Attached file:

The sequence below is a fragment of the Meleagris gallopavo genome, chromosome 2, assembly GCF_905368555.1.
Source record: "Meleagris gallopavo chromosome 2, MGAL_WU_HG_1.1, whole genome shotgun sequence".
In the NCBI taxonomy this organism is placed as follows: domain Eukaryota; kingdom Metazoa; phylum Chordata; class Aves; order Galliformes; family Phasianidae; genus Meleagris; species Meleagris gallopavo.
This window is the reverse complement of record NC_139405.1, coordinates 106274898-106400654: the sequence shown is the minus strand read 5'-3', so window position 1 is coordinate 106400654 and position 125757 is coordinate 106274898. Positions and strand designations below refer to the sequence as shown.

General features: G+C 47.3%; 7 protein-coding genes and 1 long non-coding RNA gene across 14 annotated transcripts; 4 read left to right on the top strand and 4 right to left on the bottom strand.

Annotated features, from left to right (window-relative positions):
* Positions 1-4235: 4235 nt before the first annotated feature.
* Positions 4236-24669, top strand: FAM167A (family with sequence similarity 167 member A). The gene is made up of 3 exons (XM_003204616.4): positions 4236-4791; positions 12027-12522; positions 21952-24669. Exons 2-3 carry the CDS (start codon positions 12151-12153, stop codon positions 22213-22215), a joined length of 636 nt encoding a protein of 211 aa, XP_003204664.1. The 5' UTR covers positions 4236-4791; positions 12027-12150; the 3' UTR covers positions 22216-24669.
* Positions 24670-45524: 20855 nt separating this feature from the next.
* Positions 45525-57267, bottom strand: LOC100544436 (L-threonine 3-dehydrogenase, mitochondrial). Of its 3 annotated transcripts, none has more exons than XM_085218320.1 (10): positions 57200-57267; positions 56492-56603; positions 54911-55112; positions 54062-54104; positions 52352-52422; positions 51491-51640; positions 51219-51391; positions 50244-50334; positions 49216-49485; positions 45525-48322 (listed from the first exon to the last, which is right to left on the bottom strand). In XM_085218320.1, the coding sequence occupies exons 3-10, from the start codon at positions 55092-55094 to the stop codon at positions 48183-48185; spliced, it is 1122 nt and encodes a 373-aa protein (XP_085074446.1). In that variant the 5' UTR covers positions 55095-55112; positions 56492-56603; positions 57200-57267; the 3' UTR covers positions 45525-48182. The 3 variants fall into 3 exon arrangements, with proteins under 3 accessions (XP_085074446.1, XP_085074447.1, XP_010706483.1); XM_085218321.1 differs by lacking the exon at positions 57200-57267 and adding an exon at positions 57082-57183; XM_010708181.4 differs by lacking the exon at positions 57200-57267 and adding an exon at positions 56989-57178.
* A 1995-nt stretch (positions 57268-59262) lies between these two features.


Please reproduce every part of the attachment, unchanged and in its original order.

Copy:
The sequence below is a fragment of the Meleagris gallopavo genome, chromosome 2, assembly GCF_905368555.1.
Source record: "Meleagris gallopavo chromosome 2, MGAL_WU_HG_1.1, whole genome shotgun sequence".
In the NCBI taxonomy this organism is placed as follows: domain Eukaryota; kingdom Metazoa; phylum Chordata; class Aves; order Galliformes; family Phasianidae; genus Meleagris; species Meleagris gallopavo.
This window is the reverse complement of record NC_139405.1, coordinates 106274898-106400654: the sequence shown is the minus strand read 5'-3', so window position 1 is coordinate 106400654 and position 125757 is coordinate 106274898. Positions and strand designations below refer to the sequence as shown.

General features: G+C 47.3%; 7 protein-coding genes and 1 long non-coding RNA gene across 14 annotated transcripts; 4 read left to right on the top strand and 4 right to left on the bottom strand.

Annotated features, from left to right (window-relative positions):
* Positions 1-4235: 4235 nt before the first annotated feature.
* Positions 4236-24669, top strand: FAM167A (family with sequence similarity 167 member A). The gene is made up of 3 exons (XM_003204616.4): positions 4236-4791; positions 12027-12522; positions 21952-24669. Exons 2-3 carry the CDS (start codon positions 12151-12153, stop codon positions 22213-22215), a joined length of 636 nt encoding a protein of 211 aa, XP_003204664.1. The 5' UTR covers positions 4236-4791; positions 12027-12150; the 3' UTR covers positions 22216-24669.
* Positions 24670-45524: 20855 nt separating this feature from the next.
* Positions 45525-57267, bottom strand: LOC100544436 (L-threonine 3-dehydrogenase, mitochondrial). Of its 3 annotated transcripts, none has more exons than XM_085218320.1 (10): positions 57200-57267; positions 56492-56603; positions 54911-55112; positions 54062-54104; positions 52352-52422; positions 51491-51640; positions 51219-51391; positions 50244-50334; positions 49216-49485; positions 45525-48322 (listed from the first exon to the last, which is right to left on the bottom strand). In XM_085218320.1, the coding sequence occupies exons 3-10, from the start codon at positions 55092-55094 to the stop codon at positions 48183-48185; spliced, it is 1122 nt and encodes a 373-aa protein (XP_085074446.1). In that variant the 5' UTR covers positions 55095-55112; positions 56492-56603; positions 57200-57267; the 3' UTR covers positions 45525-48182. The 3 variants fall into 3 exon arrangements, with proteins under 3 accessions (XP_085074446.1, XP_085074447.1, XP_010706483.1); XM_085218321.1 differs by lacking the exon at positions 57200-57267 and adding an exon at positions 57082-57183; XM_010708181.4 differs by lacking the exon at positions 57200-57267 and adding an exon at positions 56989-57178.
* A 1995-nt stretch (positions 57268-59262) lies between these two features.